(Petaling Jaya, Monday): The Prime Ministerís speech to Muslim intellectuals and scholars at the Diplomatic Club at Doha, Qatar yesterday is the latest example of his foreign rhetoric undermining the policy of the Finance Minister, Tun Daim Zainuddin as spelt out in the 2001 Budget to attract foreign investments and the best brains in the world.
There is nothing wrong in Mahathir warning that the Muslim nations stood to lose if they insisted on remaining spectators of the globalisation process, but it is a different kettle of fish in advocating the role to be a "virus" to paralyse the international financial system.
Stressing that "globalisation could be made to work for the Muslim community provided that it was properly understood", Mahathir said:
"They are big but size alone will not guarantee failures will not occur. They can fail. They can lose trillions of dollars. And they can destroy themselves."
This is not the first time that Mahathir had spoken in foreign lands advocating a form of world revolution.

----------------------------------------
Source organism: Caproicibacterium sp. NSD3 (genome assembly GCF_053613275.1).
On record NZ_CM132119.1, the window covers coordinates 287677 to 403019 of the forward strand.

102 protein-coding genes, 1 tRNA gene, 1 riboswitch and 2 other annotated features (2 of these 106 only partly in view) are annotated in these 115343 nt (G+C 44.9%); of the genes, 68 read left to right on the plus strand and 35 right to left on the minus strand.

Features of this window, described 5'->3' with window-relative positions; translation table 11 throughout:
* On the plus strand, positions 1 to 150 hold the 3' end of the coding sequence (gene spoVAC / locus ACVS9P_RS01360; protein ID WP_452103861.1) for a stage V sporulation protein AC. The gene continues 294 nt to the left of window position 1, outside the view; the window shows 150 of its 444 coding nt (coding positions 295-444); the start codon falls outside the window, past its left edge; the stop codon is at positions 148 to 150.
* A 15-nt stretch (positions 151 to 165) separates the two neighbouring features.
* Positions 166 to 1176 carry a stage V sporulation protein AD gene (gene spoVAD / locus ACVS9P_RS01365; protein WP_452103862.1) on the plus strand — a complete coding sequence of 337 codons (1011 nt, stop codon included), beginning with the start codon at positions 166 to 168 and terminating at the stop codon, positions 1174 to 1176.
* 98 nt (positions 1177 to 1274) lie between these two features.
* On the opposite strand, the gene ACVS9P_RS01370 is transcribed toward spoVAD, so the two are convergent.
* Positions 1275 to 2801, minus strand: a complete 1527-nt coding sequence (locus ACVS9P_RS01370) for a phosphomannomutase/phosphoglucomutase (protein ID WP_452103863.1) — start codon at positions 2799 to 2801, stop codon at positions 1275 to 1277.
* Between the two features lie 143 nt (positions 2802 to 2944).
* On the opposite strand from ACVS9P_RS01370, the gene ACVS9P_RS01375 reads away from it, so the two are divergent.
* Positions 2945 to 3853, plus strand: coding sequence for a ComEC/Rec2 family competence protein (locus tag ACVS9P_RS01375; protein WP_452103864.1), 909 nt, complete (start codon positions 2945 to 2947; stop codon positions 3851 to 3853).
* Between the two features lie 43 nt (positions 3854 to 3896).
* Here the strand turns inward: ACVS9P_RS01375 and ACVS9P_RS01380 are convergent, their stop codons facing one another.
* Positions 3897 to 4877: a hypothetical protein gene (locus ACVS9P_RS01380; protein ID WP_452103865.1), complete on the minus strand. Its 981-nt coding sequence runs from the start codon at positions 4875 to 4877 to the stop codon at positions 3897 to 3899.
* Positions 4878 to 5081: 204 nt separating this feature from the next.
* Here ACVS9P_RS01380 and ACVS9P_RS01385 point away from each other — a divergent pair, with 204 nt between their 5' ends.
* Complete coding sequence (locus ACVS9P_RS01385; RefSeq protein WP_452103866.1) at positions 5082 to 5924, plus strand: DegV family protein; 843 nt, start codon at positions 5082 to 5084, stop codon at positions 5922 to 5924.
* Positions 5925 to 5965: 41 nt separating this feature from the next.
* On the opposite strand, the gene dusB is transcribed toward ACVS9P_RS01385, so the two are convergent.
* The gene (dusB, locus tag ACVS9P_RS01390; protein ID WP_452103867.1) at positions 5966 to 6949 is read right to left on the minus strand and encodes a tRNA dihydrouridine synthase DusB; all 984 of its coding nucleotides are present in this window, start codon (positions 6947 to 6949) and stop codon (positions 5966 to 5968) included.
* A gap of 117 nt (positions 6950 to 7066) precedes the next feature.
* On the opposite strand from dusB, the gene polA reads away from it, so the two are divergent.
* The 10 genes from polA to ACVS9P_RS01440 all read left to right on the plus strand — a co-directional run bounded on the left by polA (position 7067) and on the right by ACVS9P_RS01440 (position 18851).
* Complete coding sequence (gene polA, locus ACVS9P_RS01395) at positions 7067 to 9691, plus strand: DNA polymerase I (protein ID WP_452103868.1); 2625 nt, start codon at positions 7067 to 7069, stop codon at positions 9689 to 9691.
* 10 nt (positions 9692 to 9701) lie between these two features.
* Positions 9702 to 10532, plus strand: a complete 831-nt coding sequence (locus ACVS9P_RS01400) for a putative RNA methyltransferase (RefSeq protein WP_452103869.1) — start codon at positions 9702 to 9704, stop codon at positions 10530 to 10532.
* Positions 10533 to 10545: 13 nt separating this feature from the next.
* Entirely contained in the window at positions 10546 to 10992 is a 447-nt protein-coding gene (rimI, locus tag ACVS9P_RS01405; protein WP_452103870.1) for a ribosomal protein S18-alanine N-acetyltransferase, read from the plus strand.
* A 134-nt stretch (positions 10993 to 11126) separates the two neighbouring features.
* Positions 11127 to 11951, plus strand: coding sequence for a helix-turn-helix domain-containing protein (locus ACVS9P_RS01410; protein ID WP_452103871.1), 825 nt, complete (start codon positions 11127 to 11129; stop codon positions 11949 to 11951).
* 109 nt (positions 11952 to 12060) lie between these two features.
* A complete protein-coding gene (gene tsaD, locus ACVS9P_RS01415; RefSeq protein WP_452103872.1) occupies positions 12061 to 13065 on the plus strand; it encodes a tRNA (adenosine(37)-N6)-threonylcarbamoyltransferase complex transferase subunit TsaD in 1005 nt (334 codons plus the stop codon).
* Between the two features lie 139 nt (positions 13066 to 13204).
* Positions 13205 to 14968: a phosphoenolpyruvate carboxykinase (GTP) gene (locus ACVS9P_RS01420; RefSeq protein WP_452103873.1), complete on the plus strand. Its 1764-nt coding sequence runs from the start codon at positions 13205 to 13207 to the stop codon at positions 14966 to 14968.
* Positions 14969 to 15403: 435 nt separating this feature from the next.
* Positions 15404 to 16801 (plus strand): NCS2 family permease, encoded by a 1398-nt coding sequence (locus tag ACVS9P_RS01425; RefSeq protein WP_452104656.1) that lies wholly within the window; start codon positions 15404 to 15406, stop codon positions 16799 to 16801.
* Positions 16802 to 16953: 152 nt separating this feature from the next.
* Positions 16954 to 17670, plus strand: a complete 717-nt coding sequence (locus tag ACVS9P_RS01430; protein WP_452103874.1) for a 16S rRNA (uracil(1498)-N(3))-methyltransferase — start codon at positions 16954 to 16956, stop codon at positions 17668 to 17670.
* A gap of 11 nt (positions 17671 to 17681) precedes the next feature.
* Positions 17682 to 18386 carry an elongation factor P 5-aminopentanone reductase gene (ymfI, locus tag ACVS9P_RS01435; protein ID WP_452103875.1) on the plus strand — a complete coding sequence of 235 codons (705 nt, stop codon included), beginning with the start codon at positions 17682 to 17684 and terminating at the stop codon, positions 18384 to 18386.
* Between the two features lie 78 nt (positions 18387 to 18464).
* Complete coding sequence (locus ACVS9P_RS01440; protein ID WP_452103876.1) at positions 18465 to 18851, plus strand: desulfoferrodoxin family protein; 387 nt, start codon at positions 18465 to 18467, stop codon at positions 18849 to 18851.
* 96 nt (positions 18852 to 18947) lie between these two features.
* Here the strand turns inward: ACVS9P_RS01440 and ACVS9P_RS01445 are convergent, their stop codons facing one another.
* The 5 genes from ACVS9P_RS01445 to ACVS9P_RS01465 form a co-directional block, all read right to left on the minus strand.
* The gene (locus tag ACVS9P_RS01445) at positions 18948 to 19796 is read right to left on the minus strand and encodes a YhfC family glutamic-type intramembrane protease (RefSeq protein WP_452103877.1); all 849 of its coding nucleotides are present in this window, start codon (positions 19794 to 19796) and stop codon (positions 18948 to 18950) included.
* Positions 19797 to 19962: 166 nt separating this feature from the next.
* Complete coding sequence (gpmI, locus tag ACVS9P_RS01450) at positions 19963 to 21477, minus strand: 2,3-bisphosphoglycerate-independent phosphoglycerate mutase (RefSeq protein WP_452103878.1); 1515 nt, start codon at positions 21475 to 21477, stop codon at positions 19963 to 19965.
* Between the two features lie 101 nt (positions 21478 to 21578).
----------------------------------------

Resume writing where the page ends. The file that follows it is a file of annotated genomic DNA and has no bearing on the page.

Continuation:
Early last year, Mahathir went to the World Economic Forum in Davos, Switzerland and said that governments which "harbour currency traders and claim that they cannot control" them should resign or be removed - which embrace all Western governments and in fact almost all governments in the world, except Malaysia and those with capital controls.
Whether Mahathir or Malaysia has the capability to instigate a world revolution or be a virus to paralyse the international financial system is a separate matter, but Malaysians are entitled to ask Mahathir whether the Barisan Nasional government is serious about attracting foreign investment and the best brains "from Bangalore to California" when his foreign xenophobic rhetorics can only have a counter-productive effect.
In fact a day after Daimís 2001 Budget was presented in Parliament purportedly
seeking to woo foreign investments and the best brains in the world to
ensure the success of Malaysiaís IT ambition, the next day Mahathir
continued with his foreign diatribe when he spoke at the Asia Society in
Hong Kong. It is no coincidence that with such contradictory signals,
the market reactions to the budget had been mostly negative in the two
weeks after the budget as reflected by a plunging stock market in Kuala